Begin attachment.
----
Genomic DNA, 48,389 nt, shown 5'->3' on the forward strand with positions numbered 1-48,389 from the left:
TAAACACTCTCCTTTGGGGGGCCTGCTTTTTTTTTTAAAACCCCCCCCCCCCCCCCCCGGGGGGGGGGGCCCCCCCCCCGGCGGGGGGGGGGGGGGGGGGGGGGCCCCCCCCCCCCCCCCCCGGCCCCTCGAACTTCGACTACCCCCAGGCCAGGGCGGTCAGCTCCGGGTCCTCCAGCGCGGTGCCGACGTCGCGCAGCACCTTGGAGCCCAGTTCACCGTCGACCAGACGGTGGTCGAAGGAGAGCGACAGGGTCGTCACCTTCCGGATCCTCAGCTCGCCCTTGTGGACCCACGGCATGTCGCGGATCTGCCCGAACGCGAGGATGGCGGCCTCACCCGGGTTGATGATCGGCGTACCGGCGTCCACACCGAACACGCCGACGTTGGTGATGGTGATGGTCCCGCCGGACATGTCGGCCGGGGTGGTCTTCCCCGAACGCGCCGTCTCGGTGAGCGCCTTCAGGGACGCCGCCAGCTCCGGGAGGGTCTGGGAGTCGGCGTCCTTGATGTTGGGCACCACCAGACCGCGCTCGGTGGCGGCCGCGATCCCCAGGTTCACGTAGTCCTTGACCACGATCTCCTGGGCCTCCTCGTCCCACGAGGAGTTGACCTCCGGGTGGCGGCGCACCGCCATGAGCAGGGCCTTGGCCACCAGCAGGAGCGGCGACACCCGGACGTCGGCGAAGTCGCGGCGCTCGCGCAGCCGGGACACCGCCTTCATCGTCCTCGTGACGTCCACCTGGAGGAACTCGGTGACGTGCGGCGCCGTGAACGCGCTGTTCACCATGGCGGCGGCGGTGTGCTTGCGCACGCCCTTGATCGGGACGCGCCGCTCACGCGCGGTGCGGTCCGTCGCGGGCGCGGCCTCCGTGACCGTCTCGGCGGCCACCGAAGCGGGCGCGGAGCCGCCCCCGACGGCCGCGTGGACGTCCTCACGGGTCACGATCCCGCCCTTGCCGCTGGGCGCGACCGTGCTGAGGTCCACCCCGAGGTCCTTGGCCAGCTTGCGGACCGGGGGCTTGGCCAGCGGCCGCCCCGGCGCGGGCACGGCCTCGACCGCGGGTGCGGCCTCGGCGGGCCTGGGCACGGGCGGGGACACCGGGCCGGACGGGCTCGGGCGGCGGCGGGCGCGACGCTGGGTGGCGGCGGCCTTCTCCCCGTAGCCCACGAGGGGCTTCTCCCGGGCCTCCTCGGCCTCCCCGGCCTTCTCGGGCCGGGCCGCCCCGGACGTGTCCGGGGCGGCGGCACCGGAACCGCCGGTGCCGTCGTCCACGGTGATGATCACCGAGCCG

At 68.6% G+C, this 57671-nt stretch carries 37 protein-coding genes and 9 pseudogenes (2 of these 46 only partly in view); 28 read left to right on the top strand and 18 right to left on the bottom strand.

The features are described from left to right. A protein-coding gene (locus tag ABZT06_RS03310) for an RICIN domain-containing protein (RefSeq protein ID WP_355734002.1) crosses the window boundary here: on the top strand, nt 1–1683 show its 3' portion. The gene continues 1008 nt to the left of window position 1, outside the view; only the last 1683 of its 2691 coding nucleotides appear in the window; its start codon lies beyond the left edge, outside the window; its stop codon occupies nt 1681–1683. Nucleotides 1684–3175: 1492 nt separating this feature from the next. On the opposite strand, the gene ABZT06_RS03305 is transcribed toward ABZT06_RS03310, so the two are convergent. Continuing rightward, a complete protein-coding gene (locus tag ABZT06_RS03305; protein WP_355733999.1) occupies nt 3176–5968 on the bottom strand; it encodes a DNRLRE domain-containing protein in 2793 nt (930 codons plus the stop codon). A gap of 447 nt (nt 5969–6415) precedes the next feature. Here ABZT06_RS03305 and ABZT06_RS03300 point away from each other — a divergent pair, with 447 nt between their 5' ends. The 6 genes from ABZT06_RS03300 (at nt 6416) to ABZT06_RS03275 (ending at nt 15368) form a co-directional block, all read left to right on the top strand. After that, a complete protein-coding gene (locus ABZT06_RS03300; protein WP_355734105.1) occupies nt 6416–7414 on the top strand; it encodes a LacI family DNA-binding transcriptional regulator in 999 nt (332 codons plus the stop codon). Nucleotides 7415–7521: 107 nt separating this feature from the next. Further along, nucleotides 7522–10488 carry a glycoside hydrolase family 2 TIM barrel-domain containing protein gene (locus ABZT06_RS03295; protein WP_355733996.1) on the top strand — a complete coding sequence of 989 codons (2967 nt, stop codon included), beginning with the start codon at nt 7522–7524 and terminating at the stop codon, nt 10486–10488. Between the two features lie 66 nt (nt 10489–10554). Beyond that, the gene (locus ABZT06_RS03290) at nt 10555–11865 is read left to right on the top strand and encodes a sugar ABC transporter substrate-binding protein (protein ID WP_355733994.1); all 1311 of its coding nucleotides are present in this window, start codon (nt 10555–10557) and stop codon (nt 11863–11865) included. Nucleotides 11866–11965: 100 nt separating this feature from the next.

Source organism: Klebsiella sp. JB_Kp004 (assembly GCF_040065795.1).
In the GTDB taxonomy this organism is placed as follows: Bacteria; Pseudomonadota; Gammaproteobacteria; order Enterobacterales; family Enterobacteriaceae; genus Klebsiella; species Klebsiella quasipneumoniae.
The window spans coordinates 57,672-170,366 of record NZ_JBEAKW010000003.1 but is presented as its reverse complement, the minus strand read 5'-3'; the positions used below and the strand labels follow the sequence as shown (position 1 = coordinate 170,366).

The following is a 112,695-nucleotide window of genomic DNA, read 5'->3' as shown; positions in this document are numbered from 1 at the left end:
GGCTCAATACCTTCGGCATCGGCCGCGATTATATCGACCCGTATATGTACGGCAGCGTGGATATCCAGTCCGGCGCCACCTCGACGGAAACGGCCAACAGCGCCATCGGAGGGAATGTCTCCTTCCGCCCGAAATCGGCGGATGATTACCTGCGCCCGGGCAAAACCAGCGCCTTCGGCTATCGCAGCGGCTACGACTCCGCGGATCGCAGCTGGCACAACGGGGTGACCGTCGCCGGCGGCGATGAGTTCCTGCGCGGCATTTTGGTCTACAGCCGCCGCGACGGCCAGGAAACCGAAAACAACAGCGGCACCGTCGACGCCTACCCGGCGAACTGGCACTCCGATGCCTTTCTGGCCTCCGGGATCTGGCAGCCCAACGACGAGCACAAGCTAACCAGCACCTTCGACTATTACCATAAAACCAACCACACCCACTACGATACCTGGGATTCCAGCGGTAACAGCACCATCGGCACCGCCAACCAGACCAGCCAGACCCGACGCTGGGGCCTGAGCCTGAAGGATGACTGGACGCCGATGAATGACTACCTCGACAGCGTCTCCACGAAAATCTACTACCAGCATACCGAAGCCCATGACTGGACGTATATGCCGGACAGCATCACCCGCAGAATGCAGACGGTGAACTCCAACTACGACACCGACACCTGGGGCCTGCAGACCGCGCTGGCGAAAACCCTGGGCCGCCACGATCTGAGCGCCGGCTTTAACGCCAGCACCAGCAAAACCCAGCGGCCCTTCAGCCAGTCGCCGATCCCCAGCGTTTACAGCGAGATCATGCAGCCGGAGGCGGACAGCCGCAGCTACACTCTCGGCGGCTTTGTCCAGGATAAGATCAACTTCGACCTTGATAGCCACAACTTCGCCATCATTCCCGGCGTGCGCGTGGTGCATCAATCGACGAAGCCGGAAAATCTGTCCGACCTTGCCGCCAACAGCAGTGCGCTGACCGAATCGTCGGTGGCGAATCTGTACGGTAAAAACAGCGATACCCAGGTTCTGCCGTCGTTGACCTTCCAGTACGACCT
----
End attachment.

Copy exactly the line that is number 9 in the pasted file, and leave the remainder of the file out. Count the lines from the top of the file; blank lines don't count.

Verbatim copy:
GGCTCAATACCTTCGGCATCGGCCGCGATTATATCGACCCGTATATGTACGGCAGCGTGGATATCCAGTCCGGCGCCACCTCGACGGAAACGGCCAACAGCGCCATCGGAGGGAATGTCTCCTTCCGCCCGAAATCGGCGGATGATTACCTGCGCCCGGGCAAAACCAGCGCCTTCGGCTATCGCAGCGGCTACGACTCCGCGGATCGCAGCTGGCACAACGGGGTGACCGTCGCCGGCGGCGATGAGTTCCTGCGCGGCATTTTGGTCTACAGCCGCCGCGACGGCCAGGAAACCGAAAACAACAGCGGCACCGTCGACGCCTACCCGGCGAACTGGCACTCCGATGCCTTTCTGGCCTCCGGGATCTGGCAGCCCAACGACGAGCACAAGCTAACCAGCACCTTCGACTATTACCATAAAACCAACCACACCCACTACGATACCTGGGATTCCAGCGGTAACAGCACCATCGGCACCGCCAACCAGACCAGCCAGACCCGACGCTGGGGCCTGAGCCTGAAGGATGACTGGACGCCGATGAATGACTACCTCGACAGCGTCTCCACGAAAATCTACTACCAGCATACCGAAGCCCATGACTGGACGTATATGCCGGACAGCATCACCCGCAGAATGCAGACGGTGAACTCCAACTACGACACCGACACCTGGGGCCTGCAGACCGCGCTGGCGAAAACCCTGGGCCGCCACGATCTGAGCGCCGGCTTTAACGCCAGCACCAGCAAAACCCAGCGGCCCTTCAGCCAGTCGCCGATCCCCAGCGTTTACAGCGAGATCATGCAGCCGGAGGCGGACAGCCGCAGCTACACTCTCGGCGGCTTTGTCCAGGATAAGATCAACTTCGACCTTGATAGCCACAACTTCGCCATCATTCCCGGCGTGCGCGTGGTGCATCAATCGACGAAGCCGGAAAATCTGTCCGACCTTGCCGCCAACAGCAGTGCGCTGACCGAATCGTCGGTGGCGAATCTGTACGGTAAAAACAGCGATACCCAGGTTCTGCCGTCGTTGACCTTCCAGTACGACCT